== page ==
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The Loyalty of Faith

Adapted by David Deschesne from Josiah Royce’s The Philosophy of Loyalty, ©1908 Macmillan Company. This text is excerpted from Roye’s dissertation on loyalty. Deschesne has slightly changed the wording from the generics of loyalty to the specifics of Faith in our Heavenly Father through the Lord Jesus Christ. Other than those subtle changes, the spirit and intent of Royce is preserved. Changes from original are in italic.

By:  David Deschesne

Editor, Fort Fairfield Journal, December 6, 2006, p. 9

To keep our Faith steadfast through defeat is something that we often view as a sort of extra strain upon Faith, - the overcoming of a painful hindrance to Faith. We ought not so to view the matter. Defeat and sorrow, when they are incurred in the service of the Lord Jesus Christ, ought rather to be a positive aid to Faith. If we rightly view them, they will prove to be such an aid to Faith. For they enable us to see whether we have really given ourselves to the Lord Jesus Christ, or whether what we took for Faith was a mere flare of sanguine emotion. When sorrow over a defeat in the service of our Lord Jesus Christ reverberates all through us, it can be made to reveal whatever Faith we have. Let us turn our attention to this revelation, even while we suffer. We shall then know for what we have been living. And whoever, once deliberately dwelling upon his Lord Jesus Christ at a moment of defeat, does not find the Lord dearer to him because of his grief, has indeed yet to learn what Faith is. The Lord Jesus Christ, furthermore, when viewed in the light of our sorrow over our loss of present fortunes, at once tends to become idealized, - as the lost throne of David was idealized by Israel, and as the departed Master’s cause was idealized by the early church.1

Such cases of Faith are typical. They involve, I have said, the willingness of the Faithful man to do his service. The Faithful man’s Lord is his Lord by virtue of the assent of his own will. His devotion is his own. He chooses him, or, at all events, approves of him. Moreover, his devotion is a practical one. He does something. This something serves his Lord. Faith is never mere emotion. Adoration and affection may go with Faith, but can never alone constitute Faith. Furthermore, the devotion of the Faithful man involves a sort of restraint or submission of his natural desires to his Lord. Faith without self-control is impossible. The Faithful man serves. That is, he does not merely follow his own impulses. He looks to his Lord for guidance. The Lord tells him what to do, and he does it. His devotion, furthermore, is entire. He is ready to live or to die as the Lord directs.2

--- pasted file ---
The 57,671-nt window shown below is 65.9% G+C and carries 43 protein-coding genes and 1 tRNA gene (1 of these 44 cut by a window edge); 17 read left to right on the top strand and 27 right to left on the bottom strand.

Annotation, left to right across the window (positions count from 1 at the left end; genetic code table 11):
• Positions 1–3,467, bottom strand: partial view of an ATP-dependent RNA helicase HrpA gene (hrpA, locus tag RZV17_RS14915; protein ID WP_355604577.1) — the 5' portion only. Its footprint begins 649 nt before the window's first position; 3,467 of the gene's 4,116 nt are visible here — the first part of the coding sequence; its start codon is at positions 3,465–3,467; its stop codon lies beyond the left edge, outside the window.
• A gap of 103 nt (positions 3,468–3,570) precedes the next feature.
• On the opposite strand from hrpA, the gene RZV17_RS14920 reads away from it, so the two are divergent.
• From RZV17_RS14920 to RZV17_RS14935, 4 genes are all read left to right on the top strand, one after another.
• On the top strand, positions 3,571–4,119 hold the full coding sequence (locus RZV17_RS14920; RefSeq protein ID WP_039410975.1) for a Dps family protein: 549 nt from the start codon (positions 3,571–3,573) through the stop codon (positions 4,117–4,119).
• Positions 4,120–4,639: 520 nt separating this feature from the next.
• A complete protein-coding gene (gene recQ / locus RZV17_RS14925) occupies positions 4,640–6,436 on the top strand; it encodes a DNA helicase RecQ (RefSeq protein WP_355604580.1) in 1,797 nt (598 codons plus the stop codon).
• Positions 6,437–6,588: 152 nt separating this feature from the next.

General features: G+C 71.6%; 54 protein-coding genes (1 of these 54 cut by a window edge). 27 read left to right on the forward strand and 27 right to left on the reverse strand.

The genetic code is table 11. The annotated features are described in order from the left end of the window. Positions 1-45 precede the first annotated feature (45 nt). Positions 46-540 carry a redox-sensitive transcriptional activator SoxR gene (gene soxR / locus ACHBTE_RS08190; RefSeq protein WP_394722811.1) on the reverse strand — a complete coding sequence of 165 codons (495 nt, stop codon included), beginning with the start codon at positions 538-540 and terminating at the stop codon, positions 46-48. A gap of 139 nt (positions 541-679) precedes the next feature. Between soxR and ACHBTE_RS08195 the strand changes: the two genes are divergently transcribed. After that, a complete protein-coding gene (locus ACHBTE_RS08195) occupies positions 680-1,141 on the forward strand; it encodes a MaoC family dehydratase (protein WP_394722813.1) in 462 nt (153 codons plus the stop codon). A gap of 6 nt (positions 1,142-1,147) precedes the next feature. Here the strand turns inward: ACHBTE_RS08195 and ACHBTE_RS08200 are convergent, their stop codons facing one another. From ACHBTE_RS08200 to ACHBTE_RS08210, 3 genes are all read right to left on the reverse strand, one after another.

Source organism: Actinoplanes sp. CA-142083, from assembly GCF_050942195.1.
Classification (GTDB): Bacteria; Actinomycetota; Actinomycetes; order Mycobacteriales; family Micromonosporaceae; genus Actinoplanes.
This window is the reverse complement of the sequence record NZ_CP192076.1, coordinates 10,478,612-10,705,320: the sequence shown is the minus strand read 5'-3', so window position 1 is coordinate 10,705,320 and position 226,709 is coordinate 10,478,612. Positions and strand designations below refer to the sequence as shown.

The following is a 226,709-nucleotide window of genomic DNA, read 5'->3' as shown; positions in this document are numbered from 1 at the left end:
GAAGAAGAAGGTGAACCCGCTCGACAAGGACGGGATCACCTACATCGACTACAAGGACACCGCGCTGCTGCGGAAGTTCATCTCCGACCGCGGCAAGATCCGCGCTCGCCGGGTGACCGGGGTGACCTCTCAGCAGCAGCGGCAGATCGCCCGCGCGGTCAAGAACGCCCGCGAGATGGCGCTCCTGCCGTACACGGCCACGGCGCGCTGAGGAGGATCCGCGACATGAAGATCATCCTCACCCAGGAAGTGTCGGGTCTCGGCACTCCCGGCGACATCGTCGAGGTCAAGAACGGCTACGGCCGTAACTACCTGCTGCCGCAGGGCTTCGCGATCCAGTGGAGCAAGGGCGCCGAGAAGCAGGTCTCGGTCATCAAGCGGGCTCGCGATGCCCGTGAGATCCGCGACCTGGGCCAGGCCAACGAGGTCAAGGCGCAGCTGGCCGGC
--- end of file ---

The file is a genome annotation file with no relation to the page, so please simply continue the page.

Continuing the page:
Do not forever whet the sword of your resolve. Begin the battle of real individuality...There is only one way to acquire salvation. That is to choose the Lord Jesus Christ and then to serve him.3

Let the Lord Jesus so possess you that, even in the most thrilling of crisis of your practical service to Him, you can say: “I am the servant of the Lord Jesus Christ, His reasonable, His willing, His devoted instrument, and, being such, I have neither eyes to see nor tongue to speak save as the Lord Jesus shall command.” Let this be your bearing, and this your deed. Then, indeed, you know you have salvation. And you have won the attitude which constitutes genuine personal dignity. What an individual in his practical bearing can be, you now are. And herein, as I have said, lies for you salvation.4

Faith means giving the Self to the Lord. And the art of giving is learned by giving. Strain, endurance, sacrifice, toil, - the dear pangs of labor at the moments when perhaps defeat and grief most seem ready to crush our powers, and when only the very vehemence of Faith itself saves us from utter despair, - these are the things that most teach us what Faith really is.5

 

Notes:

1. The Philosophy of Loyalty, 1995 Edition by Vanderbilt University Press, p. 136

2. ibid, p. 10

3. ibid, p. 47

4. ibid, p. 51

5. ibid, p. 138